We’re fortunate that expert cryptographers, like Dr Lisa Kohl at Centrum Wiskunde & Informatica (CWI) – the national research institute for mathematics and computer science in the Netherlands – are searching for innovative ways to keep us secure online.
Living our lives online is not without risk – issues like identity theft and banking fraud have affected many of us as we share more and more of our personal data over the internet. Computer systems need advanced mathematical tools to disguise or encrypt our information and keep it safe from prying eyes. We’re fortunate that expert cryptographers, like Lisa Kohl at Centrum Wiskunde & Informatica (CWI) – the national research institute for mathematics and computer science in the Netherlands – are searching for innovative ways to keep us secure online.
For Lisa, CWI is the perfect environment to carry out her research. She completed a master’s degree there in 2015 and loved the experience so much, she was happy to return in 2020 to take up a research position in the Cryptology Group. The support and encouragement offered to researchers for their career development is something she really values. Lisa’s work focuses on secure computation which is how to compute data securely while preserving individual privacy. She’s interested in methods that give long-term security and will still be useful when quantum computers, the advanced supercomputers of the future, become a reality. And it’s not just enough to design computer algorithms to communicate data securely, in our modern world, efficiency is of prime importance too.
Secure multiparty computation is central to Lisa’s research. This is where you have several parties who want to share data without revealing any private information. For example, a hospital needs to protect patient data, but also wants to share information with researchers for a study, or a bank wants to use its data to identify money-laundering activities. If the data was shared in a nonsecure way, each party would analyse the data locally on their own computer or network. The complexity of the computation would depend on the size of the data input. “But with secure computation, there’s a huge overhead [extra computing resources needed] – a huge increase in communication,” Lisa says. “The input and the complexity of the programme you want to compute can also affect this, and this is what really kills secure computation for a lot of applications. A particular focus of my work is how we can get secure computation that’s still very communication efficient.”
Recently Lisa and her colleagues have had some exciting results. They’ve been working on a ‘preprocessing phase’ where some of the complex analysis needed for secure computation is carried out offline ahead of time. Then, when data is exchanged in the online phase, the computation can be carried out very quickly. In the past, a major drawback of this preprocessing phase was that it required a lot of computational time and storage, as part of the process involves generating many random multiplications. These random multiplications prevent adversaries from learning the other parties’ private data. Now, Lisa and her colleagues have developed ‘pseudorandom correlation generators’, which have made this process much more efficient and improved this bottleneck. She explains, “Depending on the complexity of your programme, you might need several gigabytes of storage. But with pseudorandom correlation generators, you can really compress this by a factor of 1,000 or more, so you need much less communication and less storage to set it up.” Since network speed is often a bottleneck, this leads to significant speed-ups in practice.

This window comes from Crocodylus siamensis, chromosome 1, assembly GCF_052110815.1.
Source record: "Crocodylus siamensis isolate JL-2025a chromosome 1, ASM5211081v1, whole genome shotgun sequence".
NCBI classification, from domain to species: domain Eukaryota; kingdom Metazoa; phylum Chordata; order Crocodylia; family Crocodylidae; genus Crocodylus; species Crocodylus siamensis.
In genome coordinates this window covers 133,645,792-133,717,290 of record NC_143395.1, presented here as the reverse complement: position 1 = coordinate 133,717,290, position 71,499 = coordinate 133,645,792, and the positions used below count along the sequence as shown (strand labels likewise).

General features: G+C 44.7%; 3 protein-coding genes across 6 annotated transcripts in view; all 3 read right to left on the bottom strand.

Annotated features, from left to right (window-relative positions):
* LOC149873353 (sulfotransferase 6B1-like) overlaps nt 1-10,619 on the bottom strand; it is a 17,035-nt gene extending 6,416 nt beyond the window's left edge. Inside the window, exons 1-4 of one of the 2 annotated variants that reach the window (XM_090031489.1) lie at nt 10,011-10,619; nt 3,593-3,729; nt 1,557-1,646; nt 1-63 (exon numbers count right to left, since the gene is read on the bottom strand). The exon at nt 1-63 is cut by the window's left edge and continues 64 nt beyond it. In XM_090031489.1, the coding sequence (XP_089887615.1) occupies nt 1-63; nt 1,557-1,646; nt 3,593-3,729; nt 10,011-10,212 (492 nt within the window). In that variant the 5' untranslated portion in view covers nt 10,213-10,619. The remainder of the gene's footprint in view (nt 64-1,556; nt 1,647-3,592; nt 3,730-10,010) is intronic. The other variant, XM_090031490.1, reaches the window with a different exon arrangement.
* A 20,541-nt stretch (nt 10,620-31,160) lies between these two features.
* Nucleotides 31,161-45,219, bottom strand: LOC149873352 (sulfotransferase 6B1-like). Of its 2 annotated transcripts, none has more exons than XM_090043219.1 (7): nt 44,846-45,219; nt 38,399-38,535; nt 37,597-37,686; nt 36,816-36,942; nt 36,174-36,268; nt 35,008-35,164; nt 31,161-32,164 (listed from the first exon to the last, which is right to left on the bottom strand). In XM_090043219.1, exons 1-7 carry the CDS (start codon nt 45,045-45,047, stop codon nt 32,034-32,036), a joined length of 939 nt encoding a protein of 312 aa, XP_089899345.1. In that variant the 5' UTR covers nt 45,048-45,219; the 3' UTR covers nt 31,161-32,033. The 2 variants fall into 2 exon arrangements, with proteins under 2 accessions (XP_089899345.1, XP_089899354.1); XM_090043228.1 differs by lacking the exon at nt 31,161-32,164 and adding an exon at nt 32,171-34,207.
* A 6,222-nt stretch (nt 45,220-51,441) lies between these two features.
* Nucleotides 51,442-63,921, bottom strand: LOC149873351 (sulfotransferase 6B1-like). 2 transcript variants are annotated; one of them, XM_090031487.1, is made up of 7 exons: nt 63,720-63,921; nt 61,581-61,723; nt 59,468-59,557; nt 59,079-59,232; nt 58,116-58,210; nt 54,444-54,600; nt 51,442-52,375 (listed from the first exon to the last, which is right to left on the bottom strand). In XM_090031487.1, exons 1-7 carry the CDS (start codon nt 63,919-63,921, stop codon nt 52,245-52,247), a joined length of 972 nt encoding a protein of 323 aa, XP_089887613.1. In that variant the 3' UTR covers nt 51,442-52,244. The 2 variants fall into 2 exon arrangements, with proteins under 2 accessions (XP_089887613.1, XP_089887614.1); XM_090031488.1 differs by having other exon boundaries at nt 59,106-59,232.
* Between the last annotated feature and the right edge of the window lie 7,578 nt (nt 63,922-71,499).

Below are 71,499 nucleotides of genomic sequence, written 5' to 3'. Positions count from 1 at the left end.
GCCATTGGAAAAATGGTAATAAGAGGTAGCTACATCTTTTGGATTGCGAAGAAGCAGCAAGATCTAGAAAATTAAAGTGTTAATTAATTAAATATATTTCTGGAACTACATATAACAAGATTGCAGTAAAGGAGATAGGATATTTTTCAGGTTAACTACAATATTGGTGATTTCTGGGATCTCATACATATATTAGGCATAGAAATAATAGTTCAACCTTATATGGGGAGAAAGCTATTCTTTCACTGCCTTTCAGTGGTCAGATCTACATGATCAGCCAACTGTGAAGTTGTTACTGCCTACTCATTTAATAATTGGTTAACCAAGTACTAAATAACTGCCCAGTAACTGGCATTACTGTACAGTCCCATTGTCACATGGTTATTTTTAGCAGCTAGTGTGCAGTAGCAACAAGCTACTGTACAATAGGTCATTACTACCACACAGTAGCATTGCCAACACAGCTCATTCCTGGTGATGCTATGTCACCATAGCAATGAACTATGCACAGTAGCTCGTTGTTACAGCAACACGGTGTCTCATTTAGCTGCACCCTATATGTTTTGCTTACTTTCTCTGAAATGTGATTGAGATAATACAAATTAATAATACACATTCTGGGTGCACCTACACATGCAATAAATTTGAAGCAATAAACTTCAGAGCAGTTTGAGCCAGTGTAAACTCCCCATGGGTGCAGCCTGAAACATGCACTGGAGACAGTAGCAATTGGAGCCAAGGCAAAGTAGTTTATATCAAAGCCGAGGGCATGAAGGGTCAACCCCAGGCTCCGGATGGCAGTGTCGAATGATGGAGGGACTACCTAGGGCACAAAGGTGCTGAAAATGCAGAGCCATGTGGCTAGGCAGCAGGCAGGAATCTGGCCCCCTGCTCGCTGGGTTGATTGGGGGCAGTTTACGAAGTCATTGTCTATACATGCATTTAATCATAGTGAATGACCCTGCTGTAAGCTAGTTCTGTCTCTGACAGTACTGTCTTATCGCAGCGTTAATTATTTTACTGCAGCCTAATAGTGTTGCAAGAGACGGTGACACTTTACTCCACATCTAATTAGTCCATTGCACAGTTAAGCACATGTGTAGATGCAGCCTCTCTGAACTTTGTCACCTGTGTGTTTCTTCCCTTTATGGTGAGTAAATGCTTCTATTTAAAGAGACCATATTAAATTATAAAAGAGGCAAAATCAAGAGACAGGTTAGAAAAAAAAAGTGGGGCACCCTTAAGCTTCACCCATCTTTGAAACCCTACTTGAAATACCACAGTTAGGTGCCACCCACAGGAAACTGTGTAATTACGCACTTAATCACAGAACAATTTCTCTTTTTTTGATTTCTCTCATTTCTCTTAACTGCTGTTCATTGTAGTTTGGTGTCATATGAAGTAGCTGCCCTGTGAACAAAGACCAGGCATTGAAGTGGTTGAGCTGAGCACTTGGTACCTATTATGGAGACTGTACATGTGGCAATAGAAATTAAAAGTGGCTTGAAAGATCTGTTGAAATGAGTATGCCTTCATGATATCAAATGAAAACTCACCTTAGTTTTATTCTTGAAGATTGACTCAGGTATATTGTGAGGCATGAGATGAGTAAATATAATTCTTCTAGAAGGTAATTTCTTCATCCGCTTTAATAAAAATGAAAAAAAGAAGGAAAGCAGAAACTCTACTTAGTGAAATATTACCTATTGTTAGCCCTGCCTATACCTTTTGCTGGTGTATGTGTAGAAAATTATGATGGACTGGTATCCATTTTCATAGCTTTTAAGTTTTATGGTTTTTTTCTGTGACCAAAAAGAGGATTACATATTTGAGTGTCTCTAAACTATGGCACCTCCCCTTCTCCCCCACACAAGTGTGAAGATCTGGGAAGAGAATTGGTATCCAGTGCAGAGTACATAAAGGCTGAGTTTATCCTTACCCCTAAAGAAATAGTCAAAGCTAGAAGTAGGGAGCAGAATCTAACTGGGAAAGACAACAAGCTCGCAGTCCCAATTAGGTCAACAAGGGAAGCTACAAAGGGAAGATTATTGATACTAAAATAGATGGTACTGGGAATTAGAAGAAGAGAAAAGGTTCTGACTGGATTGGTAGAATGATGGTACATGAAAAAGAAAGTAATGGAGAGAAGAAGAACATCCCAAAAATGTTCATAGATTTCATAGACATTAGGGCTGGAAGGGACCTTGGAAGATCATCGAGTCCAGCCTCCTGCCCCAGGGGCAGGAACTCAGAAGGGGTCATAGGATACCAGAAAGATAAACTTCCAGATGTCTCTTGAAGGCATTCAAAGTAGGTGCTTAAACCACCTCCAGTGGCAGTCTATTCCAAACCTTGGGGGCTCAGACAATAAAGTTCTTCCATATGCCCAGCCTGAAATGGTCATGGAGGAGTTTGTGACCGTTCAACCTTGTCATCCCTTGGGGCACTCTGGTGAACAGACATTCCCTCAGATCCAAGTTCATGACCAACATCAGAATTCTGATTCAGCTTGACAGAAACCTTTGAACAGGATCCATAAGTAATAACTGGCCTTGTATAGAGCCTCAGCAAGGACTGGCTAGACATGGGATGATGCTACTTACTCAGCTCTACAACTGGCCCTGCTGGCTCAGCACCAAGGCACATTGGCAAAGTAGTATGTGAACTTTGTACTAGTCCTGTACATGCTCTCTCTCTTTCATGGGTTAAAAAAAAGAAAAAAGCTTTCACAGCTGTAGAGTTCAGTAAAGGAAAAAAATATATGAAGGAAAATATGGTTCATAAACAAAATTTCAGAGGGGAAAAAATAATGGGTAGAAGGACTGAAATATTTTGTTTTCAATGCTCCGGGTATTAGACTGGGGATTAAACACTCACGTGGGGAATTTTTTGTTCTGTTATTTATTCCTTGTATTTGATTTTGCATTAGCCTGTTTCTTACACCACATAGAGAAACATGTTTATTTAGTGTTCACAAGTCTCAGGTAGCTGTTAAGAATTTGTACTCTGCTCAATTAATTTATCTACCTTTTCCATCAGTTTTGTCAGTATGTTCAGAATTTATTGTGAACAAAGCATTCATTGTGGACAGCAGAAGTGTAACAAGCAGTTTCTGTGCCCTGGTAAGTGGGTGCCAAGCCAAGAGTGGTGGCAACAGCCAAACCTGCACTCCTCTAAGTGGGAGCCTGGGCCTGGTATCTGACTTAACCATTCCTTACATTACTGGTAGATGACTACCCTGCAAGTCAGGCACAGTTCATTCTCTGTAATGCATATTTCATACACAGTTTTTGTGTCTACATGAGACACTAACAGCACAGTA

CWI's friendly atmosphere
CWI’s excellent reputation was a big draw for Lisa when she was considering her career options. Its location in the Science Park in Amsterdam was an added bonus as it’s easy to attract great candidates when you’re building a research group to come and work there. There are also a lot of fun events organized for PhD students and opportunities to network with other researchers from the institute. She appreciates that interdisciplinary research is encouraged so you can get different perspectives on your research problems. “You have a lot of communication at CWI - much more than I have seen elsewhere,” she says. “And it’s a very friendly atmosphere to work in, very welcoming and helpful. At CWI, there’s a willingness to explore areas that could lead to something maybe not tomorrow, but in 10 or 20 years’ time, and I like this kind of openness. I really could not imagine a better place to be.”
This article was originally published by Academic Positions